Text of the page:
Kenai could consider legislative funding priorities

Kenai City Council members discussed Wednesday what projects they will request state money for in the coming year, or if they will make formal requests for state funds at all.

Alaska’s budget for fiscal year 2018 is unlikely to bring money to municipalities from a state Legislature that passed its current budget with an approximately $3.8 billion deficit. When members of the Kenai City Council met Wednesday for a work session on the city’s fiscal year 2018 capital funding priorities, they considered acknowledging this fact by not formally asking the state for any money at all.

Every state budget cycle, Kenai and other municipal governments submit to the state administration a list of projects they’d like funded from state grants and appropriations. Kenai’s Capital Improvement Program Priorities include five ranked high-priority projects and 25 other unranked projects — 16 requesting more than $100,000 and nine requesting less — which the city administration would like to fund partially with state contributions.

“Realistically we won’t receive money for any of these things,” Kenai City Manager Rick Koch said to the council as he presented his capital funding priority proposals Wednesday. “With that as the backstop in my thought process, we can do this like everybody else: go through a process, and there’s a snicker and a giggle when you submit the thing, because the sender and the receiver of this information know there’s very little chance — unless oil goes to $150 a barrel tomorrow — that there’s going to be any money for any of this.”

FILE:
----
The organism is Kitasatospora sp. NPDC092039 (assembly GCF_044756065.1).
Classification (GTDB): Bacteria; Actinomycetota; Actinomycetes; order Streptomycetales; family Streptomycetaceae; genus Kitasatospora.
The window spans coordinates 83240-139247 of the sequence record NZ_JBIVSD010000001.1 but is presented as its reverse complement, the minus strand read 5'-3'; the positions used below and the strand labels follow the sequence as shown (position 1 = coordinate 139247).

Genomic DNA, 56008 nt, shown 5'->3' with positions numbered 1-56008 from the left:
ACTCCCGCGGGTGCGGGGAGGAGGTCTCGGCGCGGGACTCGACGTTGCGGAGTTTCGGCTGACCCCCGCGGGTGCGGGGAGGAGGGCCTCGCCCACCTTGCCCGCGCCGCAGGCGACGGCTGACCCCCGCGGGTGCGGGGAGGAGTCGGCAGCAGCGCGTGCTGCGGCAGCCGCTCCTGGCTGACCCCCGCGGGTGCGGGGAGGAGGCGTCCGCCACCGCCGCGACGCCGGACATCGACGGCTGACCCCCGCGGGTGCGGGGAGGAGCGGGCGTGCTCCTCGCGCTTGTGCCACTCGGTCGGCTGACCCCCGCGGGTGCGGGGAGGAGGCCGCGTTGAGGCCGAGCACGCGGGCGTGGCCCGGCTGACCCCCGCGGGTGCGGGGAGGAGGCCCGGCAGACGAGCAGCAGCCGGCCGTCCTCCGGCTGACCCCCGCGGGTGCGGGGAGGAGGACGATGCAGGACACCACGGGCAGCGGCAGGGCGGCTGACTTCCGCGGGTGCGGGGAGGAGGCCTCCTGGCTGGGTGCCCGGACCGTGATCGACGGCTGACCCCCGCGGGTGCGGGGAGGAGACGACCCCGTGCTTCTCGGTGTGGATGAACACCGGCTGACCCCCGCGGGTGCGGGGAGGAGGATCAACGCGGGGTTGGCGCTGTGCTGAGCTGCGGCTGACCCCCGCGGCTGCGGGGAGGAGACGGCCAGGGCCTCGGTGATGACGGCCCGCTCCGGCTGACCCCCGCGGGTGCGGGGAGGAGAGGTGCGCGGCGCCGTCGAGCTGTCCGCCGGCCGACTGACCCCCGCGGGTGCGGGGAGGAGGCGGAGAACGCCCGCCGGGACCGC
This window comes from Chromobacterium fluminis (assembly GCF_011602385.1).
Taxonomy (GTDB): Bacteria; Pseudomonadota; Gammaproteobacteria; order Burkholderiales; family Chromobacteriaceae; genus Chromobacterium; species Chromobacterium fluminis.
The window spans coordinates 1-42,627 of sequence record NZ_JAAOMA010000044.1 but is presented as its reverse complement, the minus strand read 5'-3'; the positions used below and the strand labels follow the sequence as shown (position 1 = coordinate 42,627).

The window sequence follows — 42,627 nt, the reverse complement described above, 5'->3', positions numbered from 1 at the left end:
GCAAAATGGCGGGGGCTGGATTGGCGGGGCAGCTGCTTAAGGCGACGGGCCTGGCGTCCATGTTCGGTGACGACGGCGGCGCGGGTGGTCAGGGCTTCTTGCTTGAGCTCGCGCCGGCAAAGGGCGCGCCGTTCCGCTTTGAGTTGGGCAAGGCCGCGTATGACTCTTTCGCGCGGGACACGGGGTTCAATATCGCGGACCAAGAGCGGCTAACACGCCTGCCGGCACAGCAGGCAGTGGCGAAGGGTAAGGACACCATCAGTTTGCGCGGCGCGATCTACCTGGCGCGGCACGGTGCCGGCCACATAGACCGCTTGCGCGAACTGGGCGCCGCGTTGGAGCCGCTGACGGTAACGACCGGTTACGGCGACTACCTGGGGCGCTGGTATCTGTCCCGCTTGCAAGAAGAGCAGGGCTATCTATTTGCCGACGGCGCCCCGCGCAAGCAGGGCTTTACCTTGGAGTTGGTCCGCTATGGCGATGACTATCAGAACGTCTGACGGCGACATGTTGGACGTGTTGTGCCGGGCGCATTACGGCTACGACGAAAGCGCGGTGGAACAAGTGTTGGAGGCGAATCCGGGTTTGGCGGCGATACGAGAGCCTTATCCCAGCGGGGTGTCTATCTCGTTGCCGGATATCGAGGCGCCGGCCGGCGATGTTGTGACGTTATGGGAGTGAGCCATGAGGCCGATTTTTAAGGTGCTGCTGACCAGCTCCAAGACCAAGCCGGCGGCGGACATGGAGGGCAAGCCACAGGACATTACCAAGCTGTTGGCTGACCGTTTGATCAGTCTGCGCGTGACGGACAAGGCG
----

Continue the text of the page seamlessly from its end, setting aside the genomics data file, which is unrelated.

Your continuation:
Of the five priority projects, the most expensive request, ranked fifth on the list, is $1 million for paving and improving Kenai’s approximately 20 miles of gravel roads, for which the city proposes to contribute $250,000.

The least is $125,000 (with a $25,000 city contribution) to install radio-frequency identification tags in library books, ranked fourth. Other priorities would repair boilers, upgrade the HVAC system and install bullet-proof windows in the Kenai Police Department building for $360,000 — that project was ranked first — replace the glass atrium in the Kenai Senior Center for $250,000, which was ranked second, and build a new fueling station for city vehicles at Kenai’s Heavy Equipment Maintenance Facility for $280,000, which was ranked third.

Unranked projects include a storm drain system for Kenai’s Inlet Woods subdivision, irrigation for four city soccer fields, adding an indoor turf field to the Kenai Multipurpose facility, replacing radios for emergency dispatchers, building outhouses at the Kenai Little League field, installing a lighting system in the trails near the Kenai Golf Course, and building a heated enclosure around a dump pit at the Kenai Waste Water Treatment Plant.

As an alternative to submitting this list to the state knowing that none of the city’s requests are likely to be filled, Koch presented the council with a resolution to instead “encourage the administration and the Legislature to work in a co-operative manner to develop a sustainable budget policy for the State of Alaska,” according to the draft resolution text.